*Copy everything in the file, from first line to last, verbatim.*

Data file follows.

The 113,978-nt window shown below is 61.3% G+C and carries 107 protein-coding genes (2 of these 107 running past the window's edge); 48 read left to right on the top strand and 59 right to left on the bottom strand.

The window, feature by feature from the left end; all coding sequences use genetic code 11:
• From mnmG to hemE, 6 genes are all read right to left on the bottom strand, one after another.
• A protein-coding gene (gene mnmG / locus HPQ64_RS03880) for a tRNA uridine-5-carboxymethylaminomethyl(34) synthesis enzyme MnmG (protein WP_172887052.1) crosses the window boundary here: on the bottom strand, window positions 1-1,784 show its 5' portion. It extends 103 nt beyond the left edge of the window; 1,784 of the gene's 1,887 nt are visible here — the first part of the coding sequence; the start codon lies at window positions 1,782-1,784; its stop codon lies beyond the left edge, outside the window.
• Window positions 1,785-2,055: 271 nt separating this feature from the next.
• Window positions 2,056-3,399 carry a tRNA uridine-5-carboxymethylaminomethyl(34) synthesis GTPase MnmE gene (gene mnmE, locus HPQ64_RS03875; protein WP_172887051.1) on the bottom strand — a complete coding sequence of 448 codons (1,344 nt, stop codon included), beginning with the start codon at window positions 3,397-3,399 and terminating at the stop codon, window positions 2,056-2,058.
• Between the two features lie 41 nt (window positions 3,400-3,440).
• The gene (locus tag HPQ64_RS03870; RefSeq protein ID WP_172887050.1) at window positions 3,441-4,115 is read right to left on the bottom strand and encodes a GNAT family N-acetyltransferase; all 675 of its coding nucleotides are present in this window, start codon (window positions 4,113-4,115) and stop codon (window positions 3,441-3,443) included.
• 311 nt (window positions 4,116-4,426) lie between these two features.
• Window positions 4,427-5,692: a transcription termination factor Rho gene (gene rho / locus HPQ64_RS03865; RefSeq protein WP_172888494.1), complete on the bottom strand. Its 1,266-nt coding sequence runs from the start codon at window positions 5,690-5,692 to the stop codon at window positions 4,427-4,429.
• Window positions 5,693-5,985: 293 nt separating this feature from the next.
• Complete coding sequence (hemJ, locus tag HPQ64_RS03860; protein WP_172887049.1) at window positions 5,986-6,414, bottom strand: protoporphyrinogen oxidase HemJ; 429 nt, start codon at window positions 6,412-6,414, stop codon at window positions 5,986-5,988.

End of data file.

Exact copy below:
The 113,978-nt window shown below is 61.3% G+C and carries 107 protein-coding genes (2 of these 107 running past the window's edge); 48 read left to right on the top strand and 59 right to left on the bottom strand.

The window, feature by feature from the left end; all coding sequences use genetic code 11:
• From mnmG to hemE, 6 genes are all read right to left on the bottom strand, one after another.
• A protein-coding gene (gene mnmG / locus HPQ64_RS03880) for a tRNA uridine-5-carboxymethylaminomethyl(34) synthesis enzyme MnmG (protein WP_172887052.1) crosses the window boundary here: on the bottom strand, window positions 1-1,784 show its 5' portion. It extends 103 nt beyond the left edge of the window; 1,784 of the gene's 1,887 nt are visible here — the first part of the coding sequence; the start codon lies at window positions 1,782-1,784; its stop codon lies beyond the left edge, outside the window.
• Window positions 1,785-2,055: 271 nt separating this feature from the next.
• Window positions 2,056-3,399 carry a tRNA uridine-5-carboxymethylaminomethyl(34) synthesis GTPase MnmE gene (gene mnmE, locus HPQ64_RS03875; protein WP_172887051.1) on the bottom strand — a complete coding sequence of 448 codons (1,344 nt, stop codon included), beginning with the start codon at window positions 3,397-3,399 and terminating at the stop codon, window positions 2,056-2,058.
• Between the two features lie 41 nt (window positions 3,400-3,440).
• The gene (locus tag HPQ64_RS03870; RefSeq protein ID WP_172887050.1) at window positions 3,441-4,115 is read right to left on the bottom strand and encodes a GNAT family N-acetyltransferase; all 675 of its coding nucleotides are present in this window, start codon (window positions 4,113-4,115) and stop codon (window positions 3,441-3,443) included.
• 311 nt (window positions 4,116-4,426) lie between these two features.
• Window positions 4,427-5,692: a transcription termination factor Rho gene (gene rho / locus HPQ64_RS03865; RefSeq protein WP_172888494.1), complete on the bottom strand. Its 1,266-nt coding sequence runs from the start codon at window positions 5,690-5,692 to the stop codon at window positions 4,427-4,429.
• Window positions 5,693-5,985: 293 nt separating this feature from the next.
• Complete coding sequence (hemJ, locus tag HPQ64_RS03860; protein WP_172887049.1) at window positions 5,986-6,414, bottom strand: protoporphyrinogen oxidase HemJ; 429 nt, start codon at window positions 6,412-6,414, stop codon at window positions 5,986-5,988.